To the Devil a Daughter (1976)

I’ve already said how much I love a good supernatural horror film about devil worshippers. Girls on stone altars, priests in black robes chanting and performing blood rituals – what else would the doctor order for a late October evening with Halloween fast approaching?

To The Devil…A Daughter did not fit the bill. It’s a lame and slow moving film, anti-climactic, plodding along from beginning to end. I barely got through it.

Catherine has the good fortune of being born to a Satanist couple who, for reasons hard to decipher, made a pact to give their daughter over to the arch-demon Astaroth on her 18th birthday with the help of a heretical priest, played by Christopher Lee.

Now, Christopher Lee is the Vincent Price of British film. His voice, stature, stone-faced features and slightly craggy teeth combine into a visage that was born to play evil villains. He’s a staple actor in the Hammer horror films of the 70s, though he’s more often playing Dracula than devil worshipping priests. I’ll watch any movie he’s in just to see him perform.

But what we have here a small pile of experienced and respected actors who are nevertheless not given much to work with. It’s as if everyone knows exactly the kind of movie they’re in and is just trying to get through it. God bless them for giving it the old college try.

Lee’s priest spends most of the film crouching, kneeling, walking around and performing boring “satanic” rituals.

Denholm Elliott (Marcus Brody from the Indiana Jones series) plays his usual clueless eccentric in the part of Catherine’s remorseful father, Henry.

The terrific Richard Widmark is graced with some truly awkward scenes and dumb lines that he manages to navigate with as much grace as an actor of his caliber can muster. He plays an occult novelist John, who Henry entrusts to help rescue Catherine from the priest’s clutches without actually telling him what’s going on. It’s unclear how the occult author can infer so much from so little, but it doesn’t take him long to put two and two together.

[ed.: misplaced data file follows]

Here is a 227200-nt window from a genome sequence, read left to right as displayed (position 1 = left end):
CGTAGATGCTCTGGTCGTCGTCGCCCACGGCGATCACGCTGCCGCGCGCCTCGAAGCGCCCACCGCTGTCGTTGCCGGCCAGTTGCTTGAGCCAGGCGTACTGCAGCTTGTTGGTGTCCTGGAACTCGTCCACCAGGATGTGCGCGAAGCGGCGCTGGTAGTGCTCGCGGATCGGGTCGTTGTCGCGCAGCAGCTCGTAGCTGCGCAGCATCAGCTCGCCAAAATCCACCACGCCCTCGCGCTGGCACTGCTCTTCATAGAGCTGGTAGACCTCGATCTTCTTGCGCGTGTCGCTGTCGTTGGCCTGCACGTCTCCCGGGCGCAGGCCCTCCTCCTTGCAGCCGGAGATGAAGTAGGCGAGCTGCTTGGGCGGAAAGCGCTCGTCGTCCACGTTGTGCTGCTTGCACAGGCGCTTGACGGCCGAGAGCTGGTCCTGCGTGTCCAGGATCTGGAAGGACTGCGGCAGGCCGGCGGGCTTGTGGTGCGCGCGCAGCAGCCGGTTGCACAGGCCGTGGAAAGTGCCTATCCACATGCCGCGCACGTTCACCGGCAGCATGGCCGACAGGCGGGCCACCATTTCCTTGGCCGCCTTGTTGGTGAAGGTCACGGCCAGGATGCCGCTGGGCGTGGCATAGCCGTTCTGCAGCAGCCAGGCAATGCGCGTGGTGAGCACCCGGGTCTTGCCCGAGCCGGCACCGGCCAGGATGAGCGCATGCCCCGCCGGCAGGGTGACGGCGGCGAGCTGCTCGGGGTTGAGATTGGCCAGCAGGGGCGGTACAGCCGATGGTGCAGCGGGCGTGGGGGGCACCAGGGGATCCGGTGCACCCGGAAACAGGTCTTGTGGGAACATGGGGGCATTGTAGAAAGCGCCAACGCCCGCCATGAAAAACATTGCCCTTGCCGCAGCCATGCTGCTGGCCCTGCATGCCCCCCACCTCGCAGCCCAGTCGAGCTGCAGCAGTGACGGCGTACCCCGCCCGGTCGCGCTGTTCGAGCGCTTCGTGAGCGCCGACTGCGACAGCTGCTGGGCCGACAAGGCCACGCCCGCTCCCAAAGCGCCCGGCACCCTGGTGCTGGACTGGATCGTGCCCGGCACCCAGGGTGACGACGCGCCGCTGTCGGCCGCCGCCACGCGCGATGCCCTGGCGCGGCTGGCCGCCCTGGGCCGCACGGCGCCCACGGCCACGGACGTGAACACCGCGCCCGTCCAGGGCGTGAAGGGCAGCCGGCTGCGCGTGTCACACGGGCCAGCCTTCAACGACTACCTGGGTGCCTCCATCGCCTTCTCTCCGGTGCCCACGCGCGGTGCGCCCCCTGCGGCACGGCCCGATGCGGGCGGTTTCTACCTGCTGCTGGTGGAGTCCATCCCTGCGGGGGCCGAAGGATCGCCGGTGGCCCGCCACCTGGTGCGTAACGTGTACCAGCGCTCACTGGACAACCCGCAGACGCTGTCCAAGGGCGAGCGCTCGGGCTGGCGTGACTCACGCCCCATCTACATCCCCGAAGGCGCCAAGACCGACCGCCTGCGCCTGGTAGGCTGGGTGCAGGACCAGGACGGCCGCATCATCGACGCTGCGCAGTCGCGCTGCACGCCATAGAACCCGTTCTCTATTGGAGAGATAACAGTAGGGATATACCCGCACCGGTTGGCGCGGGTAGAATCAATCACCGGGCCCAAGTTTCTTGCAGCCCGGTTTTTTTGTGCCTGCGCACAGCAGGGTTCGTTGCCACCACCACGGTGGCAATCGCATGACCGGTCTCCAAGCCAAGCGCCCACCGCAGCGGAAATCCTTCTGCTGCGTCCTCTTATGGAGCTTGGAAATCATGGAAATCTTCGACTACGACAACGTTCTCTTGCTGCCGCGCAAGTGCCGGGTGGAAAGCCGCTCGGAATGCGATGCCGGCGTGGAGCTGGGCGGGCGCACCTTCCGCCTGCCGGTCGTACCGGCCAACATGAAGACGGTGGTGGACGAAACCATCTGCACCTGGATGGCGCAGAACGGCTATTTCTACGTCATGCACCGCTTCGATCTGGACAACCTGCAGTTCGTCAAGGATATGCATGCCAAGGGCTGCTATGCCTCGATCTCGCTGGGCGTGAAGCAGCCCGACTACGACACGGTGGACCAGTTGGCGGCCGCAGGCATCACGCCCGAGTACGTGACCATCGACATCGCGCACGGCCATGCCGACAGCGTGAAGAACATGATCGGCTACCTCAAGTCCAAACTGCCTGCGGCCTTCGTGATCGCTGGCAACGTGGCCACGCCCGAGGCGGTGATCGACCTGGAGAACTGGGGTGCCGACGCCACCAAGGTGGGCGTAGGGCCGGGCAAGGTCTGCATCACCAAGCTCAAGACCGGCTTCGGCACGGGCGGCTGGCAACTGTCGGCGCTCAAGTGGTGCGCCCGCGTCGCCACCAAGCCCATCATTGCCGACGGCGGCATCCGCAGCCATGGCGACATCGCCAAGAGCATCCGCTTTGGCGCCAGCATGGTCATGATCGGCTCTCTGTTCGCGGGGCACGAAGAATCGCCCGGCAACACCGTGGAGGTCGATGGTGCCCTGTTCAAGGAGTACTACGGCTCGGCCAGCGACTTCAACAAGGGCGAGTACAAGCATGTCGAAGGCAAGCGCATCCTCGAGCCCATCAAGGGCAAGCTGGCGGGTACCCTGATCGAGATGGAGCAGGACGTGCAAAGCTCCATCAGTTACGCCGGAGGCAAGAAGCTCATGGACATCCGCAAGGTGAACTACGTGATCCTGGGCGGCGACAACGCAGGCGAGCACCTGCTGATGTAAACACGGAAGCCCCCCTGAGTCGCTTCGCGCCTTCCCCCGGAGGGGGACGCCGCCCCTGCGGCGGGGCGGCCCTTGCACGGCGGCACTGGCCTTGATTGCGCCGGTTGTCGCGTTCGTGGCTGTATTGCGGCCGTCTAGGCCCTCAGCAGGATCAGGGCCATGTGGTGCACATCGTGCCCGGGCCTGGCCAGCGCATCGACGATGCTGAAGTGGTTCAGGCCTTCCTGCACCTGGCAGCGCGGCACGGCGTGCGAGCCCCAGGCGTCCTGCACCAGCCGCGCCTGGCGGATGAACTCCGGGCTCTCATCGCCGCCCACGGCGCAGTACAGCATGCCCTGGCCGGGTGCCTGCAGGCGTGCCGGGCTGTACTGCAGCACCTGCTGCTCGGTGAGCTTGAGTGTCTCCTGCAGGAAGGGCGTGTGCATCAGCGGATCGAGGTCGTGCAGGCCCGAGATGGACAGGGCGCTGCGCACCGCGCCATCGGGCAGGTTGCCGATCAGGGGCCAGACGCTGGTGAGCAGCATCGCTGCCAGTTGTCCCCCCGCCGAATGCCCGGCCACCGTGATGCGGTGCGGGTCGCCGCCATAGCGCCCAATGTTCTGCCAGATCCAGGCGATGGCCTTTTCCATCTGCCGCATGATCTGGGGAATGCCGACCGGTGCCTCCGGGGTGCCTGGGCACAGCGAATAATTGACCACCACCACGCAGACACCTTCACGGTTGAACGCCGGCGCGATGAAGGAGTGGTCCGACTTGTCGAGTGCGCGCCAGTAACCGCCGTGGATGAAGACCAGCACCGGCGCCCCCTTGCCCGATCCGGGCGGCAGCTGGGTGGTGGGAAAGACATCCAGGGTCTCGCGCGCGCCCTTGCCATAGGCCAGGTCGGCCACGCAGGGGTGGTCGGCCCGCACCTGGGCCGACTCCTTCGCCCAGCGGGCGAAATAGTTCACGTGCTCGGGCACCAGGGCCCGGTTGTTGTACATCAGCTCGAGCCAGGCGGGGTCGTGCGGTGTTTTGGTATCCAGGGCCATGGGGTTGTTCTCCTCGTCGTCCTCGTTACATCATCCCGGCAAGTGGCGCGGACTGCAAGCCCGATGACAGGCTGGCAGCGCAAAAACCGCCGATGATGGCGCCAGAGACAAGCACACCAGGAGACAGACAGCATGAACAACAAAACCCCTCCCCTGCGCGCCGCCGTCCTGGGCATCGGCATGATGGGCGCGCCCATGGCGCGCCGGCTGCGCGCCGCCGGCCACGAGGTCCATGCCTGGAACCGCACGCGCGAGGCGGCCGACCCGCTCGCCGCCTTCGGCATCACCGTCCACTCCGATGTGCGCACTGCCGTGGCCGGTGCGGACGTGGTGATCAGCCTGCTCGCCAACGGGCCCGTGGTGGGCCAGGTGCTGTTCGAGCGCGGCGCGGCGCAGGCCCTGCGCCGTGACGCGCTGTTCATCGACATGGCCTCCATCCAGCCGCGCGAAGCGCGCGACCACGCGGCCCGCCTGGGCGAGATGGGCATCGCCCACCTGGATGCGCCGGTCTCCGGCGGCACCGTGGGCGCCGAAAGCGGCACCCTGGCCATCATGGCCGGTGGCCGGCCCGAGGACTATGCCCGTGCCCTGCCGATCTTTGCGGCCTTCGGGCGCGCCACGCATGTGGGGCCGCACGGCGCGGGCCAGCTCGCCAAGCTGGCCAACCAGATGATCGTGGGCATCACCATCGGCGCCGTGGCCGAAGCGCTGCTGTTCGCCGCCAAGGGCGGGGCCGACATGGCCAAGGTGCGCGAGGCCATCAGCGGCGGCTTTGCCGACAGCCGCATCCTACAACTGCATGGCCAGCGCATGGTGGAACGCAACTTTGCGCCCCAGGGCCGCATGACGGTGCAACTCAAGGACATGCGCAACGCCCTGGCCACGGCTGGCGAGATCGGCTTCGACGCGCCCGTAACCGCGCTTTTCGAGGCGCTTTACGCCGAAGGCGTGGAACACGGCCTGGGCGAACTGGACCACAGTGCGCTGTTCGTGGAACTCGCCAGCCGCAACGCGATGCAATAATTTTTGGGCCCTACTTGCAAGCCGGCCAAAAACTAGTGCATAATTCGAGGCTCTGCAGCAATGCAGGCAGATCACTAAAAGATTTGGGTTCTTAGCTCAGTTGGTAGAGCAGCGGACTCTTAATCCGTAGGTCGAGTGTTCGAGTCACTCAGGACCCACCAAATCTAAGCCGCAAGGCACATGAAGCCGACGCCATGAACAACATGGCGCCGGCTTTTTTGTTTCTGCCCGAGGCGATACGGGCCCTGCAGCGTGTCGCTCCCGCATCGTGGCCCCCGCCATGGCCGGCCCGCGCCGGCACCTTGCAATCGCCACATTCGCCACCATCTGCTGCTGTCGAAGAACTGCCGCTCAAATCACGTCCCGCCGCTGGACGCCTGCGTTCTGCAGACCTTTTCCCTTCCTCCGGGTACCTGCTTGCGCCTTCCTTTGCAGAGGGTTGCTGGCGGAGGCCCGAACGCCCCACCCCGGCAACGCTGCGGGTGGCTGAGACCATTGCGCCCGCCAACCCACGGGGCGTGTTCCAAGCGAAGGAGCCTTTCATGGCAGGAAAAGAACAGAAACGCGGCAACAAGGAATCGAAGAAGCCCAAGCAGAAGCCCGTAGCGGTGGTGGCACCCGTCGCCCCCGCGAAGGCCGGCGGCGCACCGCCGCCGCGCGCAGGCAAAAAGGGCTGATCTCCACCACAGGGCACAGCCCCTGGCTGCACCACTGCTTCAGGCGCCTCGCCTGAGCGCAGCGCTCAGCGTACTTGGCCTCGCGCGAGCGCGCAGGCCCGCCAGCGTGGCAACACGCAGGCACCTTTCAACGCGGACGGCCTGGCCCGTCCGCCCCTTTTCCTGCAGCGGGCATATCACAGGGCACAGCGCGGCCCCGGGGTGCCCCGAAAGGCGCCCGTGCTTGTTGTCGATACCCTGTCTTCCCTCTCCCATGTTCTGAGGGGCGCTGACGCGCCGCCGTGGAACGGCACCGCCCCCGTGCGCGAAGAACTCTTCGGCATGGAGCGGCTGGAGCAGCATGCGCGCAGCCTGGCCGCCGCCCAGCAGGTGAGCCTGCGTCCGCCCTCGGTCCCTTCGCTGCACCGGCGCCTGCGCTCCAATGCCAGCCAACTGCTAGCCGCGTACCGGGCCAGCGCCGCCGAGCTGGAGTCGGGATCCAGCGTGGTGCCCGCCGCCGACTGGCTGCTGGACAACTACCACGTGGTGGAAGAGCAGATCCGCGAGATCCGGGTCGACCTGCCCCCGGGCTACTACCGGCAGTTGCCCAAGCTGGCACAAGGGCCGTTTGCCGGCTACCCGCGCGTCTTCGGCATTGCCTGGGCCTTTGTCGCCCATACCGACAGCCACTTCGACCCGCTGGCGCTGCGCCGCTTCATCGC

The notion is that a ceremony will be performed and Astaroth will possess Catherine. The Dark Lord’s first mistake was relying on a pitifully small, low-key group of people to usher his spirit to earth. Christopher Lee goes at it almost entirely alone. In fact, this whole Astaroth cult seems lacking in membership. I counted five people – six if you include Catherine. At the very least they need a bake sale or something to raise awareness.

The first 30 minutes are boring and utterly confusing, until you realize that the present and past are being intertwined. Then it’s just boring. The rest of the movie bounces from scene to scene in a series of events that don’t make a lot of sense. Catherine knows exactly what she’s destined for and is perfectly happy about it. Henry’s regret manifests itself in curling up in a ball and generally being a weenie. And for a guy who seems deeply troubled by all this, John is doing remarkably little to keep Catherine from falling into the clutches of evil. Pretty much everyone is half-hearted in their motivations.

In an effort to liven the movie up a bit, everyone has a surreal vision or two. A guy spontaneously combusts. A woman drains herself of her blood. Another woman gets voluntarily tied down and banged by…a statue? Christopher Lee? Marcus Brody? I couldn’t even tell. A bloody little demon creature from who-knows-where crawls into yet another woman’s vagina. And there’s some brief full-frontal nudity by a 15 year old Nastasha Kinski. All this sounds much more interesting than it actually is.

Believe it or not, I’d been looking forward to watching this movie for many years. But I’m getting used to these kind of disappointments. I’ve seen much worse, but I can’t even recommend this movie as a curiosity. Instead, just read the title and daydream your own plot. If you have half an imagination, you’ll come up with something much better.

Now that you’ve seen the film…


I love Hammer horror films, but it seems to be trying a little too hard here to fit in amongst the other psycho-sexual horror flicks of its time.

Drama needs high stakes and this movie just doesn’t deliver the goods. Should we even be worried that Astaroth could be coming to the Earth? It’s hard to say. There’s no real description of what the demon prince plans to accomplish when he’s here. Maybe the Dark Lord just wants to look around a bit and get a general feel for the place before heading off to DisneyWorld. And why is it taking him so long? It appears just about anyone could volunteer their newborn child to be a vessel for his return. There’s nothing special indicated about Catherine, her parents, or the timing of her birth that makes this an event that couldn’t be repeated if it fails.

And boy, it doesn’t take much to fail. Have you ever seen a more anticlimactic ending? It’s a battle of wits between the witless. A girl’s life hangs in precious balance. The hero is tempted. And it all comes down to a magic circle of blood. Father Michael says, “This magic circle protects me.” To which John replies, “Uh, no it doesn’t,” and proceeds to walk through, toss some spell at him or something, and carry Catherine out through a lot of wind. The priest has disappeared. A lame quote about light and darkness appears onscreen. Roll credits. Bash head against sofa cushions.

On the other hand, that demon hand-puppet would make great Halloween merch.

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